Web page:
Tuesday, August 29, 2017

A Noble Family’s Private Chapel

The subject of our most recent quiz was a portable chapel from the Casa Rocca Piccola in the city of Valletta, Malta. The house, which is still privately owned by an old family of Maltese nobility, the de Piros, also contains a full chapel, and some other interesting religious objects. Unfortunately, my SD card was having a bit of problem, so my only picture of the whole room is rather fuzzy.
The altar retains both altar cards and relics, as well as the Latin propers for the Saints kept by the Knights of Malta.
I am not quite sure what a small private chapel would need a Tenebrae hearse for; it seems difficult to imagine they would have their own private Tenebrae services.
A glass case for the chalices, plates, statues, ex votos, and other precious objects. The family has been in Malta since the 17th century, and has accumulated rather a lot of these things over the years.

A statue of the Virgin in the salon from which one enters the chapel.
On the opposite wall there are four of these exquisitely tiny marble carvings.

A wooden statue of St Paul in the family archive. As may be imagined from the fact that St Paul was shipwrecked on Malta (Acts 28, 1-11), devotion to him is pretty much omnipresent there.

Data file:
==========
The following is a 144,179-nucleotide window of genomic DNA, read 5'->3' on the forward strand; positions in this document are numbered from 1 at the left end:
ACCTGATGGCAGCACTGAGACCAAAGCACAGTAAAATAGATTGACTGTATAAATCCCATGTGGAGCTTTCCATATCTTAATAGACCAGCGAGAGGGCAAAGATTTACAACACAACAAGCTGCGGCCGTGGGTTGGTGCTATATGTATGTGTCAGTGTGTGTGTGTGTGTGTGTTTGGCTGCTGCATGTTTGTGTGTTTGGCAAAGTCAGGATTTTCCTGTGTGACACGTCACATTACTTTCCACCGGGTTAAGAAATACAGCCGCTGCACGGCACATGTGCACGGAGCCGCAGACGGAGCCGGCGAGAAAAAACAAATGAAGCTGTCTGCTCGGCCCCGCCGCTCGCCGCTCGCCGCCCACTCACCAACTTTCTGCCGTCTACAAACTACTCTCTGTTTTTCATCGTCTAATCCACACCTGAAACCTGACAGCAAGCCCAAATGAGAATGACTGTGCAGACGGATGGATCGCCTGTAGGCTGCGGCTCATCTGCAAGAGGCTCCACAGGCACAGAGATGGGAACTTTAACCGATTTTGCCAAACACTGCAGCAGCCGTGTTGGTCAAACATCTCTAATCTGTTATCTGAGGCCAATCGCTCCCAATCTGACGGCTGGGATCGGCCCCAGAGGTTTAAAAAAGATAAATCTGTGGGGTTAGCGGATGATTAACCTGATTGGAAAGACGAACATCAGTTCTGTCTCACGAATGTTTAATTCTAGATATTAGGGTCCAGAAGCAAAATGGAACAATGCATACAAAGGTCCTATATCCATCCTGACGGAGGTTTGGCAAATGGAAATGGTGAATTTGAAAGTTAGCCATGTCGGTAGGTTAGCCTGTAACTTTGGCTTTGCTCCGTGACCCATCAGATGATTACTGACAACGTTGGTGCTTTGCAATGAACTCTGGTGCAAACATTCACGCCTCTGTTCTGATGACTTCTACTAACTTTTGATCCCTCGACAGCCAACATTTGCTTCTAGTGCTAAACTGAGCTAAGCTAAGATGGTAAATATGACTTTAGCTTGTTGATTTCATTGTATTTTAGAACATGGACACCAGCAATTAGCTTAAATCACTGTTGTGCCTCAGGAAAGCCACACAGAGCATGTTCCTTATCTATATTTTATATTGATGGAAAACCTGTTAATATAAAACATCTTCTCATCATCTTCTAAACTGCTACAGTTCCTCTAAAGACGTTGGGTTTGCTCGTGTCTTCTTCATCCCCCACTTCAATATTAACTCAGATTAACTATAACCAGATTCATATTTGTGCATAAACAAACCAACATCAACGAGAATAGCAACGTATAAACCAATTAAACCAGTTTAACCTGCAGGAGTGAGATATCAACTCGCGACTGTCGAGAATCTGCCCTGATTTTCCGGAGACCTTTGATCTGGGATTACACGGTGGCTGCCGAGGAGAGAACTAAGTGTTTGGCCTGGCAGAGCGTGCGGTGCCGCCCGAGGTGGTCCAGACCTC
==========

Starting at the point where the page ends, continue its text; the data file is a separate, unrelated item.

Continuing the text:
The year after the famous siege of 1565, the fortress city of Valletta was founded. The walls of the city were laid out first, then the very regular grid of streets set down within them. (Most of them are named for Saints, Paul, Ursula, Barbara, Lucy etc.) In this devotional image made for the 4th centenary of the city’s founding, the street grid appears as part of the Virgin Mary’s garment. The visit I took was led by the Marchioness de Piro, who has a very nice way of telling stories and a good sense of humor. She remarked that people often say that Valletta is laid out like Manhattan, to which she replies, “Well really, Manhattan is laid out like Valletta.”
Two Roman Missals and an Italian Bible in the archive...
 ...and a rather older Breviary.

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